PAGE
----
ResearchCreativity TrainingEnglish

The Efficacy of Teaching Creativity: Assessment of Student Creative Thinking Before and After Exercises

Autors: Elena Karpova, Sara B. Marcketti, Jessica Barker


As the global environment becomes increasingly more turbulent and competitive, creativity becomes the focus when preparing current students and future citizens to deal with uncertainty and to adapt to continuous change both personally and professionally.

The purpose of the study was to understand how student creative thinking could be increased in a university classroom. Creativity exercises that can be incorporated in various courses were developed. The exercises formed four learning modules: (a) what is creativity, (b) recognizing and identifying opportunities, (c) generating ideas, and (d) evaluating creative ideas.

Four instructors administered the exercises in five courses. To evaluate effectiveness of the training, figural format of the Torrance Test of Creative Thinking (TTCT) was used to assess student creative thinking before and after completion of the exercises. Creative thinking, which was operationalized as the composite Creativity Index measured by the TTCT, was significantly higher for the total group of participants after completion of the creativity exercises than before the training.

Individual class analyses showed that students in four of the five participating classes had significantly higher creative thinking after completion of the exercises. The study demonstrates that by incorporating creativity exercises into existing courses, instructors can help students develop creative thinking —a critical aspect of one’s professional development.


The purpose of this research was to assess effectiveness of creativity training by measuring student creative thinking before and after implementation of creativity exercises. The exercises were a systematic approach designed to help students experience and practice non-traditional ways of thinking to identify opportunities, to create, to evaluate, and to promote their ideas. The exercises utilized both interactive and experiential learning approaches. Three instructors administered twelve exercises over the course of 8-12 weeks in a semester. The time required for the exercises varied from 5 to 20 minutes per activity. Some exercises were individual, others were team-based. Students received no credit for completing the exercises.


To assess creativity, figural format of the Torrance Test of Creative Thinking (TTCT) was used (Torrance, 1966 & 1999). TTCT, translated into 35 languages, is a widely used test of creativity in the educational field and in the corporate world (Kim, 2006). The test measures divergent thinking and is appropriate for different ages, from kindergarten to adults. It is a timed assessment, which consists of three drawing activities (Picture Construction, Picture Completion, and Lines/Circles). Also, participants provide titles for their drawings. The test is available in two forms (A and B) to assess participants’ creativity at two times. For our purposes, we administered form A of the TTCT right before administering the exercises and form B during the week following the completion of the training. Four classes were selected for the study. One of the classes was a learning community orientation course. Three other classes were fashion design courses: two sections of an introductory patternmaking course and an advance patternmaking course. A total of 89 students were enrolled in the classes at the beginning of the project.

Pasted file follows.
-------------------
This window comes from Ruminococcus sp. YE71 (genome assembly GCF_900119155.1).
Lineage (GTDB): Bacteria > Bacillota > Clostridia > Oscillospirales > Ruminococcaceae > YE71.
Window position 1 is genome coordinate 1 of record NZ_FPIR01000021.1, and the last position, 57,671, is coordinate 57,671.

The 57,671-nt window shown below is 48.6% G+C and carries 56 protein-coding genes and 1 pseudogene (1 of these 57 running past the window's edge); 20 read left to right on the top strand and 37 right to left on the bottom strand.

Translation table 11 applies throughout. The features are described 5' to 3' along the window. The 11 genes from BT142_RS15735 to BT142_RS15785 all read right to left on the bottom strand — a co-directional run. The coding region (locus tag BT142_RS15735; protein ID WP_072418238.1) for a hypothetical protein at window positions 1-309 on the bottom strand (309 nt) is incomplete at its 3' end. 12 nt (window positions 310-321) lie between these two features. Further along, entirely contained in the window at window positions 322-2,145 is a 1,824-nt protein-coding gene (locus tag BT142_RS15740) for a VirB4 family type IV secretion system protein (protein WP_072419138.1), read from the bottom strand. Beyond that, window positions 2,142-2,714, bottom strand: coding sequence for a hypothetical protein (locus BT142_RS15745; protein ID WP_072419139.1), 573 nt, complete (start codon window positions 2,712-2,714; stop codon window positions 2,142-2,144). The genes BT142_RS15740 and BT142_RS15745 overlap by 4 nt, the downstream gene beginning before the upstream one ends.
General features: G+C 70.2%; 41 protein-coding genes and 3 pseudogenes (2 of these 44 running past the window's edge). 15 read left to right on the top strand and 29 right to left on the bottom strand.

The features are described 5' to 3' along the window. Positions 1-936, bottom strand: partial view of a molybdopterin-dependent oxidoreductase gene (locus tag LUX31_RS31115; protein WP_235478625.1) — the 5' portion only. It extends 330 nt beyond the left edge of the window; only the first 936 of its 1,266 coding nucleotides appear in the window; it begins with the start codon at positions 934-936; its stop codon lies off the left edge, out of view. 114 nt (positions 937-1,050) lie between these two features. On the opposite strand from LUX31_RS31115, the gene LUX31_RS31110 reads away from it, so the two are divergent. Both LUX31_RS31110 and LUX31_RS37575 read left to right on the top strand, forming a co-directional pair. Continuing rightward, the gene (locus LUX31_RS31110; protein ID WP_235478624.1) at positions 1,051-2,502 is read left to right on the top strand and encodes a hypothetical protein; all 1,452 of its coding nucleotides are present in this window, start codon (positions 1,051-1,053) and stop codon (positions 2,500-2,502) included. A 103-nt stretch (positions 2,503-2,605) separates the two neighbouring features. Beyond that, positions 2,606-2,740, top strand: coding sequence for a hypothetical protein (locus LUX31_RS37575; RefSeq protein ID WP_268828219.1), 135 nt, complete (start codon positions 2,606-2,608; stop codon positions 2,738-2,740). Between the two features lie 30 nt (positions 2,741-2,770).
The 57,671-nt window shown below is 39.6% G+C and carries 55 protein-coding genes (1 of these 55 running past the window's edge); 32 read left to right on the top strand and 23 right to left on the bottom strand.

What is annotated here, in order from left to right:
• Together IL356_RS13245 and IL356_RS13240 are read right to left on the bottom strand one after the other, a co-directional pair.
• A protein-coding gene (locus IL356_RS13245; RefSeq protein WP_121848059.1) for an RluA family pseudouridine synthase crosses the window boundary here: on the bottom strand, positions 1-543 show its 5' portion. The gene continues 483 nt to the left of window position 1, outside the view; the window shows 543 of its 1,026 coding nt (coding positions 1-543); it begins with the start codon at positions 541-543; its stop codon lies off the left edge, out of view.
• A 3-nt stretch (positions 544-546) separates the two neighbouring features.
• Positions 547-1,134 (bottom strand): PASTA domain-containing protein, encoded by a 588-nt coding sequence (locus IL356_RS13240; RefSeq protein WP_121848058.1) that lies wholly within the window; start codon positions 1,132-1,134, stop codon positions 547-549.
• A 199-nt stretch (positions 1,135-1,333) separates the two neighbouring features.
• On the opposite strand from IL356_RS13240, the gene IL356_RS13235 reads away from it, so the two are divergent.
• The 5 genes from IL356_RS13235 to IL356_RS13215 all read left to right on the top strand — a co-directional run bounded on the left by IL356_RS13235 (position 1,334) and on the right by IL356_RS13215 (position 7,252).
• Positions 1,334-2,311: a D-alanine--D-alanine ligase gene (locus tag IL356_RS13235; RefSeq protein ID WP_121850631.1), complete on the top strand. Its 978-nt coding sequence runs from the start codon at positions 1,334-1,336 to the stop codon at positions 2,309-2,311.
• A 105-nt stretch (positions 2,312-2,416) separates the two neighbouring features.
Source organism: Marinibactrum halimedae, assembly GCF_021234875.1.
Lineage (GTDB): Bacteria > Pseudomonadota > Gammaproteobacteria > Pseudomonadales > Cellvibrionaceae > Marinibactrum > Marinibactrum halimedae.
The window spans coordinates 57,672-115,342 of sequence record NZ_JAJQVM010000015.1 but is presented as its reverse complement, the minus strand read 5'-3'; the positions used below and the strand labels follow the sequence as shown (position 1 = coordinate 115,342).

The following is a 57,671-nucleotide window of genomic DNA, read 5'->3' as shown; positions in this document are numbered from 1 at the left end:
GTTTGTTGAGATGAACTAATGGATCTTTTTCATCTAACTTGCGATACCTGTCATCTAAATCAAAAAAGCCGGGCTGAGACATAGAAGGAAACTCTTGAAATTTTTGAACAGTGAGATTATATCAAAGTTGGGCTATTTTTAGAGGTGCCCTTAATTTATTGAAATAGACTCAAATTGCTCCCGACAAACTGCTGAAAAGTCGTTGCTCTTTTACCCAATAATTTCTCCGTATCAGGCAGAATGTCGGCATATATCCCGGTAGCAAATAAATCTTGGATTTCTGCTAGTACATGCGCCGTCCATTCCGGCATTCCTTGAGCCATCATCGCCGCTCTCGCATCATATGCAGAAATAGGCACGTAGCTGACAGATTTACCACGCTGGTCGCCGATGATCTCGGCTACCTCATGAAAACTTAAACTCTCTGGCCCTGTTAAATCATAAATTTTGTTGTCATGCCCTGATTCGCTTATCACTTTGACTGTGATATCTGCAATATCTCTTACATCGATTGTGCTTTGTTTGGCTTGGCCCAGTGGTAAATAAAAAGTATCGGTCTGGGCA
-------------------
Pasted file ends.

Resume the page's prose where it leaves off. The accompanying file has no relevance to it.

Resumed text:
The publisher of the TTCT scored the tests (Scholastic Testing Services, n.d.). Each test was scored on five dimensions of creativity (fluency, originality, elaboration, resistance to premature closure, titles) and then a standardized score for creativity index was calculated. T-tests indicate that for the total group of students participated in the study the creativity index after the exercises was significantly higher than before the training.


Individual class analyses demonstrate that in three of the four participating classes, the creativity index increased significantly after completion of the creativity exercises. Specifically, there was a significant increase in creativity in the learning community orientation course. Interestingly, the means of the creativity increased significantly for two of the three patternmaking courses. There was no significant increase in creativity in one section of the introductory patternmaking course. This result indicates that it is important to account for personal and contextual characteristics, such as motivational and attitudinal predispositions of participants, which may influence the outcomes of creativity training.

This research supports previous findings that ability to think creatively can be increased as the result of training (e.g., Birdi, 2005; Clapham, 1997). Our study demonstrates that after completing creativity exercises, students produced larger amount of ideas and these ideas were more original. Because creativity is such an important key to success in today’s rapidly changing world, our results suggest that creativity exercises may be useful for increasing students’ divergent thinking abilities. This finding has implications for instructors who want to nurture student creative skills in the courses they teach, regardless of the subject matter. Future research will examine the effect of creativity training over a longer period of time in a longitudinal study by assessing creative thinking of the students who participated in this project.


Karpova, Elena E.; Marcketti, Sara B.; and Barker, Jessica, “The Efficacy of Teaching Creativity: Assessment of Student Creative Thinking Before and After Exercises” (2011). , Iowa State University, Ames, IA, USA,

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